Application or Software to detect or Block unmanaged swicthes

Kasper Adel karim.adel at
Fri Jun 8 19:20:57 UTC 2018

How about some scripts around fail2ban, if the same account logs in
multiple times, its banning time.


On Friday, June 8, 2018, David Hubbard <dhubbard at>

> This thread has piqued my curiosity on whether there'd be a way to detect
> a rogue access point, or proxy server with an inside and outside
> interface?  Let's just say 802.1x is in place too to make it more
> interesting.  For example, could employee X, who doesn't want their
> department to be back billed for more switch ports, go and get some
> reasonable wifi router, throw DD-WRT on it, and set up 802.1x client auth
> to the physical network using their credentials?  They then let their staff
> wifi into it and the traffic is NAT'd.  I'm sure anyone in a university
> setting has encountered this.  Obviously policy can forbid, but any way to
> detect it other than seeing traffic patterns on a port not match historical
> once the other users have been combined onto it, or those other users'
> ports go down?
> David
> On 6/7/18, 10:18 AM, "NANOG on behalf of Mel Beckman" <
> nanog-bounces at on behalf of mel at> wrote:
>     When we do NIST-CSF audits, we run an SNMP NMS called Intermapper,
> which has a Layer-2 collection feature that identifies the number and MACs
> of devices on any given switch port. We export this list and cull out all
> the known managed switch links. Anything remaining that has more than one
> MAC per port is a potential violation that we can readily inspect. It’s not
> perfect, because an unmanaged switch might only have one device connected,
> in which case it wont be detected. You can also get false positives from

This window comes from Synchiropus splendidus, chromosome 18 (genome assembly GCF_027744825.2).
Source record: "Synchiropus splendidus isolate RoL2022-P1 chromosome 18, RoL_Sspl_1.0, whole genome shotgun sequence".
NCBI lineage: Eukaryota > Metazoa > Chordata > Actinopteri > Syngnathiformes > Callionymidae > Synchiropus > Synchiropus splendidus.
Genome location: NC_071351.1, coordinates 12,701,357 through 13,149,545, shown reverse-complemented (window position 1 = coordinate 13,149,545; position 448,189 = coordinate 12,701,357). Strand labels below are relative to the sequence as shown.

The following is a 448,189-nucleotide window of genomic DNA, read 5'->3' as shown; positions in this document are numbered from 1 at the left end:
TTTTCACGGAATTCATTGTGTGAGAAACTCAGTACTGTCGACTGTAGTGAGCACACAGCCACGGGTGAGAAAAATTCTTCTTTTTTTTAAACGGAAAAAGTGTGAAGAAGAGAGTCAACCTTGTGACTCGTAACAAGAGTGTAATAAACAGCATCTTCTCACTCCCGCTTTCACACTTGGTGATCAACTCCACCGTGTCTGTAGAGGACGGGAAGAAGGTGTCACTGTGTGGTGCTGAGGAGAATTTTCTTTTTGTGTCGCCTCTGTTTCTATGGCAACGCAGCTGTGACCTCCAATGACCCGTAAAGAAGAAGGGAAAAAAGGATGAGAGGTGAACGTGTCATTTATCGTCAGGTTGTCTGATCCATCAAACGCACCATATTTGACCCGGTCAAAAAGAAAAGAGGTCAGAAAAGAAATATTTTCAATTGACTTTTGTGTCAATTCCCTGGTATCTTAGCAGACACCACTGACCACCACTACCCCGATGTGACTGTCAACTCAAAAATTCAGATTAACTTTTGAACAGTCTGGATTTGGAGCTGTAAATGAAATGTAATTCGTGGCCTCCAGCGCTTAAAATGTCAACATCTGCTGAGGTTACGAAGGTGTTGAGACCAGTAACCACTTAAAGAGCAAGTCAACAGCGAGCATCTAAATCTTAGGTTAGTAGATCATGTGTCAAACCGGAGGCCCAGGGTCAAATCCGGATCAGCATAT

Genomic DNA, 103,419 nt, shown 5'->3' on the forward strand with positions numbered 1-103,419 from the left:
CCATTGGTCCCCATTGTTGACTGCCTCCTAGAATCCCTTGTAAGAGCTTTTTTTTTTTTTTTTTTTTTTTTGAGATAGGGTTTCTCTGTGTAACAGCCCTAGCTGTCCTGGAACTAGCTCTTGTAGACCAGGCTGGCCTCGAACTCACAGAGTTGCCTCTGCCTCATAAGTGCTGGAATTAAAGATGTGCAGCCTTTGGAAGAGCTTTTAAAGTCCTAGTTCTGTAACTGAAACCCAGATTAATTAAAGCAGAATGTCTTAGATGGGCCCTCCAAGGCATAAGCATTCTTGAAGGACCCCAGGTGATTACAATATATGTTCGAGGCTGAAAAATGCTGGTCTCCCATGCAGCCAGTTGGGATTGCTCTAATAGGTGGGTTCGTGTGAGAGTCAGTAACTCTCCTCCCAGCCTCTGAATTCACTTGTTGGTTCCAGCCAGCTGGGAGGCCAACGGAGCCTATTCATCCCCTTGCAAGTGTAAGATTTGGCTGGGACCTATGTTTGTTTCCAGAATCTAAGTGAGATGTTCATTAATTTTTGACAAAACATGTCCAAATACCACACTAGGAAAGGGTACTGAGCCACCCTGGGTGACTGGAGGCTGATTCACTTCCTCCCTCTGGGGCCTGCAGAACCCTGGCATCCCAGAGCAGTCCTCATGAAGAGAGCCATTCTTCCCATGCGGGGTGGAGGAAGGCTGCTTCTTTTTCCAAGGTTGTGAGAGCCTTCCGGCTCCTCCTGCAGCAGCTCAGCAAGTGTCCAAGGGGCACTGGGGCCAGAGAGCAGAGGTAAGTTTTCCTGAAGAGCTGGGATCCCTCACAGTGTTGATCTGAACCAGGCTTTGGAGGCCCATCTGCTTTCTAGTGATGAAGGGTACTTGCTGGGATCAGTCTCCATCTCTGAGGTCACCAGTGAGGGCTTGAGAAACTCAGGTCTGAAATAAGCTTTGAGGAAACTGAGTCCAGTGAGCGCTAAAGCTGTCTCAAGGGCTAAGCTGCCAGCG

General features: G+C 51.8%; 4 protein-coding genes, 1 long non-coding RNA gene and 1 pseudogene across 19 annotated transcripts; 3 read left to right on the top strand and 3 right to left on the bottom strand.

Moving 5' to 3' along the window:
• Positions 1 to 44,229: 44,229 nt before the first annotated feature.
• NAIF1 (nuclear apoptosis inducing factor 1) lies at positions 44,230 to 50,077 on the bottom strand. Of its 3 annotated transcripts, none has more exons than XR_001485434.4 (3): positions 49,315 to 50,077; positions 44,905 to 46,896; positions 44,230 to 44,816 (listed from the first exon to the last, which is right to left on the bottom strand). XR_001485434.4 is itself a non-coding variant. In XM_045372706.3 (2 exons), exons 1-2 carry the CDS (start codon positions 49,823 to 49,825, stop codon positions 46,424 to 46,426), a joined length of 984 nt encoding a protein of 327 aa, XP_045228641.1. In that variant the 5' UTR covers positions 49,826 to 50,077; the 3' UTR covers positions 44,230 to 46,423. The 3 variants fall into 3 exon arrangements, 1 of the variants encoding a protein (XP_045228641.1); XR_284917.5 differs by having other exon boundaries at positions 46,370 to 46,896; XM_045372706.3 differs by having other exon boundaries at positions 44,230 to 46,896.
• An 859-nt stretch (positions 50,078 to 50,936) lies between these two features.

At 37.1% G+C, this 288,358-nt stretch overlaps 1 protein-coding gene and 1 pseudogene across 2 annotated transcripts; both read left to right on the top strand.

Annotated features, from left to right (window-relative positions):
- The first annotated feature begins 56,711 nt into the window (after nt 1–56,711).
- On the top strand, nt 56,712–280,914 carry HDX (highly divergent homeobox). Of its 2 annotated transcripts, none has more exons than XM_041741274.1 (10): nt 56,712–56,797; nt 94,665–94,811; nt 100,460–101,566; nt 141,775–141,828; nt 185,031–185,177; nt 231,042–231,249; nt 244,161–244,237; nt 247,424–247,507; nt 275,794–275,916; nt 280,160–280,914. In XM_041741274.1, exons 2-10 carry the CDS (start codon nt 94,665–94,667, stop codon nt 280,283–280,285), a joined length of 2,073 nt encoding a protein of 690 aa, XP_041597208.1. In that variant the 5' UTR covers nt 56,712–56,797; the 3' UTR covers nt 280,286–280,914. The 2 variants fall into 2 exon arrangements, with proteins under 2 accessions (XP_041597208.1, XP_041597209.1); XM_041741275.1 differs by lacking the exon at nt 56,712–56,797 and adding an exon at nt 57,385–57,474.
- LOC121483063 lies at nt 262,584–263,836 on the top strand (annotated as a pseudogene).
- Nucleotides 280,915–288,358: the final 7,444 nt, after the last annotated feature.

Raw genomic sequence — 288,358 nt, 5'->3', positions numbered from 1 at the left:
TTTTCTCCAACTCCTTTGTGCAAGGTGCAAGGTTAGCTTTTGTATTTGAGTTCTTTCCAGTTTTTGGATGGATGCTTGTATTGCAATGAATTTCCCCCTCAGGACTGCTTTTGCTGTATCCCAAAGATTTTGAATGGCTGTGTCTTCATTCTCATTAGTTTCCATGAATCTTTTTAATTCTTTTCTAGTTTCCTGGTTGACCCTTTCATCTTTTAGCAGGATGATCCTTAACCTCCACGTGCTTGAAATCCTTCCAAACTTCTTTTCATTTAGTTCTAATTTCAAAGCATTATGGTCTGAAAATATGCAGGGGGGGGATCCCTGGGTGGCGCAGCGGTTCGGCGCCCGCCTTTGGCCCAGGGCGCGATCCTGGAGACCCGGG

> hosts running virtualization, if the v-kernel generates synthetic MAC
> addresses. But it’s amazing how many times we find unmanaged switches
> squirreled away under desks or in ceilings.
>      -mel
>     > On Jun 7, 2018, at 4:54 AM, Jason Hellenthal <jhellenthal at>
> wrote:
>     >
>     > As someone already stated the obvious answers, the slightly more
> difficult route to be getting a count of allowed devices and MAC addresses,
> then moving forward with something like ansible to poll the count of MAC’s
> on any given port ... of number higher than what’s allowed, suspend the
> port and send a notification to the appropriate parties.
>     >
>     >
>     > All in all though sounds like a really brash thing to do to your
> network team and will generally know and have a very good reason for doing
> so... but not all situations are created equally so good luck.
>     >
>     >
>     > --
>     >
>     > The fact that there's a highway to Hell but only a stairway to
> Heaven says a lot about anticipated traffic volume.
>     >
>     >> On Jun 7, 2018, at 03:57, segs <michaelolusegunrufai at>
> wrote:
>     >>
>     >> Hello All,
>     >>
>     >> Please I have a very interesting scenario that I am on the lookout
> for a
>     >> solution for, We have instances where the network team of my
> company bypass
>     >> controls and processes when adding new switches to the network.
>     >>
>     >> The right parameters that are required to be configured on the
> switches
>     >> inorder for the NAC solution deployed to have full visibility into
> end
>     >> points that connects to such switches are not usually configured.
>     >>
>     >> This poses a problem for the security team as they dont have
> visibility
>     >> into such devices that connect to such switches on the NAC
> solution, the
>     >> network guys usually connect the new switches to the trunk port and
> they
>     >> have access to all VLANs.
>     >>
>     >> Is there a solution that can detect new or unmanaged switches on the
>     >> network, and block such devices or if there is a solution that
> block users
>     >> that connect to unmanaged switches on the network even if those
> users have
>     >> domain PCs.
>     >>
>     >> Anticipating your speedy response.
>     >>
>     >> Thank You!

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